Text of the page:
Wheatley opens her eight line block form poem by saying “‘Twas merci brought me out of my Pagan land.'” This means that God Almighty’s compassion brought her from Africa. Her imagery is based on her experience as an African slave. When she was a young girl, her skin color was the same as Cain’s. The poem is a combination of light, dark and gratitude. It’s a testament to the fact that she was introduced to Christianity. Line 2 mentions that her “benighted spirit” is saved by God from sin and evil. This means there is God who is watching over and protecting her in her darkness. If God is not known as a personal salvation, the darkness is not eternal.
America is compared with Africa, the land that is non-pagan and free. It can erase the darkness. Africa, Wheatley’s pagan world, is where people live in houses made from mud. Hospitals are far and away. And children have to travel long distances just to get water. In Africa, food costs a lot if your needs aren’t met. For example, if you’re not a teacher or farmer. HIV/AIDS happens because sex becomes a way to pass time when electricity is not available or there are no other entertainment options. She doesn’t speak much of her journey from Africa but she does see it as an important part of her life. Wheatley uses many different images to represent physical and mental darkness in her poem “On being brought from Africa into America”. In Africa, or the pagan land that she describes, her soul does not become cleansed. Wheatley’s soul is not cleansed when she is in Africa, or pagan land as she refers to.
Wheatley is a poet who breaks down barriers by learning to read and to write. Wheatley’s “American Dream” is to come to America, so writing for her is a way to fulfill that dream and not feel like a slave. Bystanders will notice that “. . . Negros black as Cain”, when Cain’s name is brought up, God protects him just as he does the dark of the slavers that pretend to not know the Lord. They are also protected despite their sins. It is true that the destruction of slavery helps her to restore her faith after being removed from Africa by someone else.
The speaker has never spoken ill of slavery. She realizes she’s there at the perfect time and place for a good reason. Phillis is hoping for redemption through the poem. America, she believes, will bring her salvation but as with everything in life, there can be obstacles. Blacks show a similar behavior to Cain the first Christian murderer who killed Abel. The statement. . . Wheatley’s claim that blacks can be refined the same as other races, and then join them on the angelic railway, impacts our decision. The angelic train represents Heaven, where all believers will be gathered once they treat each other equally as Christians. This is like supporting the best team in football and hoping that everyone will prosper. The speaker does not just ask for equality; he also tells the listeners that God welcomes everyone.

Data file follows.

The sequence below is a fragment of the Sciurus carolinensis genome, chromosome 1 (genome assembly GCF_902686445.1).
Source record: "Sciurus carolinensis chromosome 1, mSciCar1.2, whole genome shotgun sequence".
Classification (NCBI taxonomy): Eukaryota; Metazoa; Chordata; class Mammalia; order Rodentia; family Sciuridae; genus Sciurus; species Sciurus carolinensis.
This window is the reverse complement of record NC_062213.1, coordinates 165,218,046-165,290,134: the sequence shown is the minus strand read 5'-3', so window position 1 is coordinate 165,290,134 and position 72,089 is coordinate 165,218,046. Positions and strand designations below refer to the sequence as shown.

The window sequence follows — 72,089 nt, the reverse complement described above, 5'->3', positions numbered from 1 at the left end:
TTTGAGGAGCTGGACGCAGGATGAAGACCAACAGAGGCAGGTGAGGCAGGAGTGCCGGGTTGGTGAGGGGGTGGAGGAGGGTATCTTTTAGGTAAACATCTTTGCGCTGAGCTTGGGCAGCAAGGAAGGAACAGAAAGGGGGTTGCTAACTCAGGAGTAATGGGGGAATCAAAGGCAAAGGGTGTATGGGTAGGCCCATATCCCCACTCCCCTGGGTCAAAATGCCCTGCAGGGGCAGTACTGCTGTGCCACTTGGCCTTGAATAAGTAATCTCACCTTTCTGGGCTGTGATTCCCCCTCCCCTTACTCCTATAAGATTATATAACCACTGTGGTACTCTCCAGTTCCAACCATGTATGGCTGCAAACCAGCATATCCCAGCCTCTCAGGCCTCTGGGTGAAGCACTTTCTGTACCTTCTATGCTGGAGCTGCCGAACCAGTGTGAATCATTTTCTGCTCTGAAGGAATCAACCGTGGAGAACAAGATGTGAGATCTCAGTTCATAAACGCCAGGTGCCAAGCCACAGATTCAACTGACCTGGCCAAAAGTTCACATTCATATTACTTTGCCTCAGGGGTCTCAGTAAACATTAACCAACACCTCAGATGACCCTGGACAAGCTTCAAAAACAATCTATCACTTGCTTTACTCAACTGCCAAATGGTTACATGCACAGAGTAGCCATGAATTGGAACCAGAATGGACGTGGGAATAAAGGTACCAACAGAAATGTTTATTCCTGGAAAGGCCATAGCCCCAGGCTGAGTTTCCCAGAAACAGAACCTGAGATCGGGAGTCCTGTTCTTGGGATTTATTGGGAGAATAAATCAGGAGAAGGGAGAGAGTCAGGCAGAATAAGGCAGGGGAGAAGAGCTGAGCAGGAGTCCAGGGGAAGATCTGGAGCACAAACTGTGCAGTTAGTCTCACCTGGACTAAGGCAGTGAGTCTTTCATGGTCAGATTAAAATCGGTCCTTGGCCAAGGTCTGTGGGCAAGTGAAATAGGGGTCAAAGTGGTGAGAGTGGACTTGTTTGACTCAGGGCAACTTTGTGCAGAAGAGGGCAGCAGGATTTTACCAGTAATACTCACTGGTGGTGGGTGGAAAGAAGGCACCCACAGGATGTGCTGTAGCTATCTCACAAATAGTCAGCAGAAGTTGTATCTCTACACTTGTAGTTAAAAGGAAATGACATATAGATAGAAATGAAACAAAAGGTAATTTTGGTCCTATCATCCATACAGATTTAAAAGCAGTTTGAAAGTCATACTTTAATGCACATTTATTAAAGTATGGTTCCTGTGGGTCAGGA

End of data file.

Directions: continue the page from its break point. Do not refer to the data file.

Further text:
It is negative to say that “Some look down on our sables race” and call slaves black. The expression “Their color is diabolic” means that they are covered in wickedness. This event is accompanied by racism, with humans being called diabolic dice or remaining around to benefit the other race. Considering God’s race creation evil is antichristian. Phillis is a shining example of a change in the way Christians treat one another according to God’s Word. The word darkness is used to suggest the idea of evil, or black people without any spiritual understanding.
This address, which focuses on religion, gratitude, & understanding, reveals the essential loyalty of Negroes to power. If whites do not expect blacks be anti-white then oppression and degrading of people black like Cain must stop. The speaker isn’t resentful, even though she doesn’t mention forgiveness. As society wishes to eradicate the black race from the world, “On being brought from Africa into America” makes the reader feel what a slave would have felt, as they leave behind everything and begin a new life.
Imagine being separated by family members and friends. Wheatley has lived in isolation for so many years that she’s numb about what will happen to her. She’s relieved with praises, blessings, and comforting words. Phillis Wheatley, who is not very familiar with Christianity, did not doubt God’s intentions when she left Africa. She realized, however, that God had always been by her side, even though she hadn’t seen him. Her continued faith allowed her to stay strong and adaptable to new environments.
In the end, it is most important that someone’s color does not hinder them from living their lives. When life hands you lemons to make lemonade, as the well-known quote says, someone will be in an even worse situation than expected. Wheatley, and other Africans brought to America as slaves, suffers from excessive pain and labor. She still believes everyone can come together. Wheatley is confident and strong in her own abilities, despite all the hardships and struggles. Phillis believes everyone should be treated equally, regardless of race, ethnicity, or religion.
Paraphrased: In addition
Wheatley, Phillis. “On Becoming Brought to America from Africa.” The Norton Anthology of American Literature. Robert S. Levine. 422.